For Australians Avon is no longer calling. The direct-selling beauty brand will be ceasing operations in Australia and New Zealand within the next twelve months. A shock announcement that took most by surprise, especially their own representatives who sadly learned of such reports via a crass and impersonal social media message. So was this simply a case of death by online shopping or simply failing to remain relevant in todays fast-paced society of unhealthy consumerism?
In my opinion I’d say both, with a firm focus on the latter.
To be honest I hadn’t heard a single thing about Avon for years now; maybe even a good decade. Only until recently has this brand reemerged and began popping up in my feed. Thanks to reviews from wonderful bloggers like Shireen of Reflection of Sanity, I was reacquainted with Avon. Her glowing reviews about their lipsticks had me reminiscing about my younger years and my own personal experience with this brand.
You see, Avon was the first “label” beauty brand that I used as a teenager. Originally attained through a friends mother, then through another friends sister. For many years I started my day with a milky white pressed powder and a green correction cream I had no idea how to properly utilise. We spent math classes perusing catalogues and drawing up “wishlists” of the products we wanted to purchase. While price points were highly affordable, most were still unattainable with the scant amount of allowance I received. My all time favourite Avon product was their Little Black Dress parfum (a scent I only now discovered remains in production). And if I am honest, quite possibly my favourite perfume yet. Sorry Dolce & Gabanna’s Light Blue. But we parted ways as I neared my early twenties, mainly because I wanted to be more “adult” and overall their products and brand started to feel a little dated. Especially with Clinique riding the waves of popularity and MAC’s Viva Glam glamorous advertorial campaigns in the picture.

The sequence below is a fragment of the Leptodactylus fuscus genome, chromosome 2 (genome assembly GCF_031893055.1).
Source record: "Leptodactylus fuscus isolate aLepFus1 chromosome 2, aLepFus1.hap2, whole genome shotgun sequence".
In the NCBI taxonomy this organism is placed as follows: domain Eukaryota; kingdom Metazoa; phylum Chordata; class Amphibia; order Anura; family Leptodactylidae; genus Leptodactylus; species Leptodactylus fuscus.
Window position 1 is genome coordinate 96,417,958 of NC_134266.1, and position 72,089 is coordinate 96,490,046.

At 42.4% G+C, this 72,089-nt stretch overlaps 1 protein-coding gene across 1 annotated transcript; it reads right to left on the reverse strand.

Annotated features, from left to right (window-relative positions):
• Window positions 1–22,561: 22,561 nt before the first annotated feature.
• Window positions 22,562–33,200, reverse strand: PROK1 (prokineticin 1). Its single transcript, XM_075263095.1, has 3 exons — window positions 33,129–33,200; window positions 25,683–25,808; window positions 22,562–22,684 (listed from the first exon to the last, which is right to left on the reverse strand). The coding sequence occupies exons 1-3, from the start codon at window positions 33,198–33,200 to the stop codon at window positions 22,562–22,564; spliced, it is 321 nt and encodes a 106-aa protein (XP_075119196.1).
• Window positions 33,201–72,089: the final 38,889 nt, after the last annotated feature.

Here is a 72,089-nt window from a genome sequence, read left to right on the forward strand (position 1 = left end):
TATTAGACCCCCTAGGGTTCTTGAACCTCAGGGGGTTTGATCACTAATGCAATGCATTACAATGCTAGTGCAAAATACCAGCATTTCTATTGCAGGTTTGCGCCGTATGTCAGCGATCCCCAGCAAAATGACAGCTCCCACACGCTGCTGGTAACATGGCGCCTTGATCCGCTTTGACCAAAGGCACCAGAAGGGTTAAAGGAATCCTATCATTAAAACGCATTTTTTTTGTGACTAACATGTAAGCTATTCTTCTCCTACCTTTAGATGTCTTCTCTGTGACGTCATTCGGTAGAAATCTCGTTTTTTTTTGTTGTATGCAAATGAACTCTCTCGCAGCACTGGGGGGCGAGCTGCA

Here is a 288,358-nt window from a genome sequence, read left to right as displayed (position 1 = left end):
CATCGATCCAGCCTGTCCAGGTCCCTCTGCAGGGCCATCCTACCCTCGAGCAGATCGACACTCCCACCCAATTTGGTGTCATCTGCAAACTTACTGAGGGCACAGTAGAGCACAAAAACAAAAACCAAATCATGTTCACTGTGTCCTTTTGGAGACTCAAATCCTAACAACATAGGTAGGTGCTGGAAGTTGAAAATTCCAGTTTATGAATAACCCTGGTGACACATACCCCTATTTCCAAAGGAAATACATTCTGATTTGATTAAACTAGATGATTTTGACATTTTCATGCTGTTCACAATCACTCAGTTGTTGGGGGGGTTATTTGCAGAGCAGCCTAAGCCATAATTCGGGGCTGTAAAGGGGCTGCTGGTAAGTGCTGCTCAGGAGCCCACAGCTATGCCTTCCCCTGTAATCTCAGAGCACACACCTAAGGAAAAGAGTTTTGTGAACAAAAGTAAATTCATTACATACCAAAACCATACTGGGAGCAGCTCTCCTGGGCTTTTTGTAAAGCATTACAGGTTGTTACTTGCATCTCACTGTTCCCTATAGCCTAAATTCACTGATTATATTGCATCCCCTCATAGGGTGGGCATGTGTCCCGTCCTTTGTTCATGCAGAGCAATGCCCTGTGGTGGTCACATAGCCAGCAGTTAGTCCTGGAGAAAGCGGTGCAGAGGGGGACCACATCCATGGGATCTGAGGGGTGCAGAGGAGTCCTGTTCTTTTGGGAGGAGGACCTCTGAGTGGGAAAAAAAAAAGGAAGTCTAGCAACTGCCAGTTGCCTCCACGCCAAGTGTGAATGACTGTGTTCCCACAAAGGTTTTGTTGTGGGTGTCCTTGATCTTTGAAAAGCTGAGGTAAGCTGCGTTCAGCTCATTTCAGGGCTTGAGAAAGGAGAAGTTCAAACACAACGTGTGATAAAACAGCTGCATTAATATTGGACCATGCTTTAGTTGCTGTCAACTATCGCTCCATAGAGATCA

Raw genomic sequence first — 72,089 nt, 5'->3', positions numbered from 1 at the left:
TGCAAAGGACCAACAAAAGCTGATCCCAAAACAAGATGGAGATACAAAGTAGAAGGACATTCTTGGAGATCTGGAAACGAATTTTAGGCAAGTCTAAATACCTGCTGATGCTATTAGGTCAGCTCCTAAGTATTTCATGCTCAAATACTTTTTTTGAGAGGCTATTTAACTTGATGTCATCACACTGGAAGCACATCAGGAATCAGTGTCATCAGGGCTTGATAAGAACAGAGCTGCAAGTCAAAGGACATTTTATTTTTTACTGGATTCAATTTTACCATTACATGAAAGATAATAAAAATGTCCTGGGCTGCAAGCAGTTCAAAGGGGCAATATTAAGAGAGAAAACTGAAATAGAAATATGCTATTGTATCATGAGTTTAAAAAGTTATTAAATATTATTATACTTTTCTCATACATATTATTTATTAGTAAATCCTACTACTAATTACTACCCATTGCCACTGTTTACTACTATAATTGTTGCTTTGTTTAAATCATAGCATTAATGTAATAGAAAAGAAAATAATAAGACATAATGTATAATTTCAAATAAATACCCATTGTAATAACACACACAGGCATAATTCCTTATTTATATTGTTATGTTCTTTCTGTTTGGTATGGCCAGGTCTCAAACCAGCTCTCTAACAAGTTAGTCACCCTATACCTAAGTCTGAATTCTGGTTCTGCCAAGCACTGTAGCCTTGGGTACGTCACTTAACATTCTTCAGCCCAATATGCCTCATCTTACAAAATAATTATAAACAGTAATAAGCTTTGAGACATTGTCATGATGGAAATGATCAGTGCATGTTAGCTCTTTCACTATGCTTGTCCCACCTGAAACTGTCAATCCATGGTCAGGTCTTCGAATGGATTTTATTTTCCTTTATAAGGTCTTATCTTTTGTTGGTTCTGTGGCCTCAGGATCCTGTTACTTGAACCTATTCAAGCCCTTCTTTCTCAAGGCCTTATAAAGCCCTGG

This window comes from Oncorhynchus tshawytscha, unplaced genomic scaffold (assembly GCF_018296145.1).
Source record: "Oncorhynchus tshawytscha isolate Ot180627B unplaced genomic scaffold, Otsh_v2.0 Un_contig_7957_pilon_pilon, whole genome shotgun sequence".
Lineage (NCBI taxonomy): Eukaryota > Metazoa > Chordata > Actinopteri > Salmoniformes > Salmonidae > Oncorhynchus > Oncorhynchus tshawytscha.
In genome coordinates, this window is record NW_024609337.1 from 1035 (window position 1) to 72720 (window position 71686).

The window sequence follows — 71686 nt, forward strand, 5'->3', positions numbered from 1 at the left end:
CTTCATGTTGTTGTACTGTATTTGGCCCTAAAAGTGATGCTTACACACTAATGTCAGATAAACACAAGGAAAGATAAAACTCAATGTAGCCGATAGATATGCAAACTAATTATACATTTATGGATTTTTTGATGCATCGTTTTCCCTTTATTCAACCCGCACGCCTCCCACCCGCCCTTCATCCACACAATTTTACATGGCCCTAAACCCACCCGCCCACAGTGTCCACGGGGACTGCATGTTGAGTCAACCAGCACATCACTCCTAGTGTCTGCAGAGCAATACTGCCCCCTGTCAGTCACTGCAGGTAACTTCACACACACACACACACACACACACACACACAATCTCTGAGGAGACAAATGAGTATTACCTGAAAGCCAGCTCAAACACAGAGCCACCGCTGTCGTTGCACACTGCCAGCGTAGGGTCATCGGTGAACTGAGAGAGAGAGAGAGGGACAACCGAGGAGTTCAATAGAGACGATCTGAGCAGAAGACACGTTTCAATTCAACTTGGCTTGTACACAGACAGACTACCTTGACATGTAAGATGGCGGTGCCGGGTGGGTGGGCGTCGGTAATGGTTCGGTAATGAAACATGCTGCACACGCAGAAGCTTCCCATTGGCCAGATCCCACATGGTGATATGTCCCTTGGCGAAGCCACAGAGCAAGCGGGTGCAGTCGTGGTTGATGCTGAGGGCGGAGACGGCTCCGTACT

Avon’s direct selling approach always felt laborious and far too housewife too. While the brand was built on marketing to the common housewife of the sixties, times change and so do attitudes. Having to arrange for a catalogue drop-off at your front door has lost it’s magic. Back then the catalogue itself began to feel redundant with its pedestrian images and lack of real-life swatches or samples. And of course, far too tedious to write down codes on your order form too. Without the luxury of the internet and accessibility of cell phones, Avon’s catalogue meets and household shopping parties had relevance. They were a perfect way for women to socialise and a new way to shop. But today, not so much. The process of going through a third party manually is overly unproductive. And makeup parties on a Friday night? Who can be bothered attending and purchasing when you can’t even walk away with physical products in your hands?
This entire process is just too obsolete in todays time poor population.
And to hear that such practices remained baffles me. Avon’s demise down South doesn’t really come as a surprise with todays consumer overly acquainted with the luxury of “now”. But had they reinvented themselves and their approach, would they still be going strong in this part of the world? Perhaps in having an additional operations team based in Australia overseeing and creating relevant content? Well, we’ll never really know. The thing is direct selling hasn’t expired. Even with the influx of fresh entrepreneurs and new companies emerging daily. Enterprises like It works have proven direct selling formulas are still relevant with some tweaking and are as booming as ever. It goes to show how imperative acceptance and constant implementation and revision to the changes in market are. Todays appetite and power of social media and its influencers can’t be ignored. Nor can convenience which today truly reigns supreme in business.